On July 19, Irish bank AIB announced a €40 million investment programme, which included repurposing 70 of its 170 branches to boost account-opening facilities while withdrawing cashMoney in physical form such as banknotes and coins. More and cheque services. Only three days later, AIB backtracked, saying it had “decided not to proceed with the proposed changes to its bank services,” acknowledging “customer and public unease.”
The bank, in which the Irish State owns a majority stake, had said that it “recognises the importance of customers having cash in their community”. It argued that customers had continued access to cash through the nationwide network of 4,000 ATMs. Thanks to an arrangement between the bank and An Post, they could also access cash at 920 post office branches. The bank added that the majority of the 25,000 point-of-sales locations, nationwide provide cashbackA service whereby the customer pays electronically a higher amount to a retailer than the value of the purchase for goods and/or services and receives the difference in cash. It is also a reward system associated with credit card usage, whereby the consumer receives a percentage of the amount spent on the credit card. More.
These alternative channels are, however, far from sufficient. The ATM network in Ireland peaked in 2014 and has since shrunk by over 20% (see Chart below). In 2012, AIB had 240 bank branches and is down to 170 today. The general secretary of the Irish Postmaster’s Union has said in the Irish Times that the Government would have to invest in post offices if they were in a position to provide cash services no longer available at AIB branches. As for cashback, its use is limited and applies primarily to low-value withdrawals. Importantly, it does not provide a solution for cash deposits.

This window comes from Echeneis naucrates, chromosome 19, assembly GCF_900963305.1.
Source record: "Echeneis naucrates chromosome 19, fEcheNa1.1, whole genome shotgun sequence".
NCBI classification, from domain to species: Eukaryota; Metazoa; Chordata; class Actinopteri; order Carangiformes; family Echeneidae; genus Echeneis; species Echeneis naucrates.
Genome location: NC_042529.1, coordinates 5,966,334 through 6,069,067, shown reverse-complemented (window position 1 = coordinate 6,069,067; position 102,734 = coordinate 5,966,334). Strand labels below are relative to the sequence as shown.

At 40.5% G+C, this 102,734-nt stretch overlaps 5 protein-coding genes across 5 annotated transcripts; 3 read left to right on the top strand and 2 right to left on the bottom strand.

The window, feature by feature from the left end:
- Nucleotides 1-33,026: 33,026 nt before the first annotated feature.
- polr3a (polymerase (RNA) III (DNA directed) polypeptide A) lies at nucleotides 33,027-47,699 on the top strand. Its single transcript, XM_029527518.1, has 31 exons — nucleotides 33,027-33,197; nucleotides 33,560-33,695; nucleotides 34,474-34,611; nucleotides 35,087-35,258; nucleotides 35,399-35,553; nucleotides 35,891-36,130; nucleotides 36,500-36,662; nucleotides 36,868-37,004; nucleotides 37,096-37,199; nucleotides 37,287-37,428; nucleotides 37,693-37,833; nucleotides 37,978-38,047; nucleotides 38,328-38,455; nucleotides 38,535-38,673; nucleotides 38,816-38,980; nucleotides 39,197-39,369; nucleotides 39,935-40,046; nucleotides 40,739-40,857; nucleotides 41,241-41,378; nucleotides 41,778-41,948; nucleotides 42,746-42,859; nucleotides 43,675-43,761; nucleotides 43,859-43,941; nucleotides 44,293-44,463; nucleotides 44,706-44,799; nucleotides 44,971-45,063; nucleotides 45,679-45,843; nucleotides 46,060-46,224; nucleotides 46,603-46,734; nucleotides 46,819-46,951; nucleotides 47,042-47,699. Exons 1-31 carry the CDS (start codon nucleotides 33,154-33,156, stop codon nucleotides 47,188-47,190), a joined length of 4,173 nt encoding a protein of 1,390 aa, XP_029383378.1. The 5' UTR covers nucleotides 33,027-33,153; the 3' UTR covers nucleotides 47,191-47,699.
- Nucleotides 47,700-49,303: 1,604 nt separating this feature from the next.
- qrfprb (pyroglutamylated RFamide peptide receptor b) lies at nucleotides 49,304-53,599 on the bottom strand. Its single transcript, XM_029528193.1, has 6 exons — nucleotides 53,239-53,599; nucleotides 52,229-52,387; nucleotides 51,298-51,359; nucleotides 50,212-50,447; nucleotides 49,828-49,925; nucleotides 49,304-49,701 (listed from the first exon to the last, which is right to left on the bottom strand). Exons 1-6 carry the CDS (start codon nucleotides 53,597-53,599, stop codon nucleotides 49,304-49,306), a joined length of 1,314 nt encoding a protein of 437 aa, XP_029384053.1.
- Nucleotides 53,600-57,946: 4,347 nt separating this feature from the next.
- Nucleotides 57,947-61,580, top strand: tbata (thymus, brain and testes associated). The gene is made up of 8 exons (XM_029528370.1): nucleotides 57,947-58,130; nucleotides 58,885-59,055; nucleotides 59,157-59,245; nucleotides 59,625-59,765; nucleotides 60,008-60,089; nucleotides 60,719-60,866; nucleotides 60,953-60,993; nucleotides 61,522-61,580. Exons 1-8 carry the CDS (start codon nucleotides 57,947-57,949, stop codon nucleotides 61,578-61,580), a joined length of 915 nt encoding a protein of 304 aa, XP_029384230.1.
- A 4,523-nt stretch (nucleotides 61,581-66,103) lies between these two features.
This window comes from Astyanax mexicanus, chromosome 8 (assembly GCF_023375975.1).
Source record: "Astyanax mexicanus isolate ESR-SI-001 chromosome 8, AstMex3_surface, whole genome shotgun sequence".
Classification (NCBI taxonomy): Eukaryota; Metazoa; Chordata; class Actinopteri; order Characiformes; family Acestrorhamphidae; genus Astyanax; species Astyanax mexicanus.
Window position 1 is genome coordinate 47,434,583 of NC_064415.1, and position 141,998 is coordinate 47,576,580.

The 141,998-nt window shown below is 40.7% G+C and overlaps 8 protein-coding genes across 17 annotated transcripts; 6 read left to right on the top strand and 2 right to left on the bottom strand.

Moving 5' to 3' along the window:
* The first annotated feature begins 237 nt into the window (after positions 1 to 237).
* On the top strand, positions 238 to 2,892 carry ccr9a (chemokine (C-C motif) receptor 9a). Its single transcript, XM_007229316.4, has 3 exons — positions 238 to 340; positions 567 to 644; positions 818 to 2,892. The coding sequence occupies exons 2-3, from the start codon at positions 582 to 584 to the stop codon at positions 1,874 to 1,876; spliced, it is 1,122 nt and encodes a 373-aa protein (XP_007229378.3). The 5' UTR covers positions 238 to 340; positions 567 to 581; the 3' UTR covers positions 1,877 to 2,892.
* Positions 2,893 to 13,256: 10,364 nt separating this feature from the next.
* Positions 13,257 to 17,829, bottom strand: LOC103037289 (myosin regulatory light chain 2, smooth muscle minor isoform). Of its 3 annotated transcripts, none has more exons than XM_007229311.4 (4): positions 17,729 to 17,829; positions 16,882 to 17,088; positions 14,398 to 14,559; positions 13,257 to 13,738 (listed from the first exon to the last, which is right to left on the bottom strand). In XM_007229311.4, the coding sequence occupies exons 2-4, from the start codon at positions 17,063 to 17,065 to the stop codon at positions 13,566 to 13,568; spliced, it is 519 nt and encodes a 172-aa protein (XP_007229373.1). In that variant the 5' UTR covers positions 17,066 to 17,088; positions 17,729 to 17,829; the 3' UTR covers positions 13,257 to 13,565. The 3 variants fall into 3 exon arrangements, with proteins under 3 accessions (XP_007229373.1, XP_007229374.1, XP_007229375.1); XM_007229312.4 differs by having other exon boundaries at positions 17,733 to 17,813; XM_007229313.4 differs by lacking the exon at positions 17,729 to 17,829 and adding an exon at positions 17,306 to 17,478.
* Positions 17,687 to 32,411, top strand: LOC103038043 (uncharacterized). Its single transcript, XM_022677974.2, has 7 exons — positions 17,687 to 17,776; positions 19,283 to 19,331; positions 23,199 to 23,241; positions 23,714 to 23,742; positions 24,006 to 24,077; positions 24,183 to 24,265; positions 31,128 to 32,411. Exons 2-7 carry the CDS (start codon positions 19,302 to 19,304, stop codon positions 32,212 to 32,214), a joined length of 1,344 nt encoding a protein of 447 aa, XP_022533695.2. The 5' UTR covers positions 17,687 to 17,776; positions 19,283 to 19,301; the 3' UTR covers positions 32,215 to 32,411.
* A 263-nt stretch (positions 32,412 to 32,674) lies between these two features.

A pub-owner in Clifden (Co Galway) explained to the Irish Times that the bank’s move would force him to travel 65 km to deposit and withdraw cash, representing a three-hour round trip. “It kind of beggars belief that AIB thought this approach was going to be workable. This is a huge relief, would cut down on the extra administrative work, and time and effort.” said Damien Joyce, owner of Lowry’s Bar.
The initial announcement triggered considerable backlash, from consumers, business groups, farmers and politicians, eventually resulting in the cancellation of the project. The Taoiseach (Irish Prime Minister) had summoned the head of AIB to a meeting next week, inviting him to “reconsider and reflect” on its decision. and while politicians from all parties called for the bank to appear before the finance committee. The Central Bank said that vulnerable customers should have full access to basic banking services.
The cancellation of the project was welcomed by customers and politicians. Minister for Finance Paschal Donohue said “Banks have a key role in maintaining the flow of cash through the economy and ensuring appropriate to retail banking services for all in society, including the vulnerable. I note the significant public reaction AIB’s announcement earlier this week, and I welcome the bank’s decision not to proceed with the proposed changes to customer services in certain branches.”
The case of AIB is far from unique. Banks are reducing their cash footprint across the majority of mature economies. Preserving the existing infrastructure is, however, not enough. Stakeholders, including governments and central banks, also need to consider how they can develop alternative channels to guarantee access to cash in a viable and sustainable way.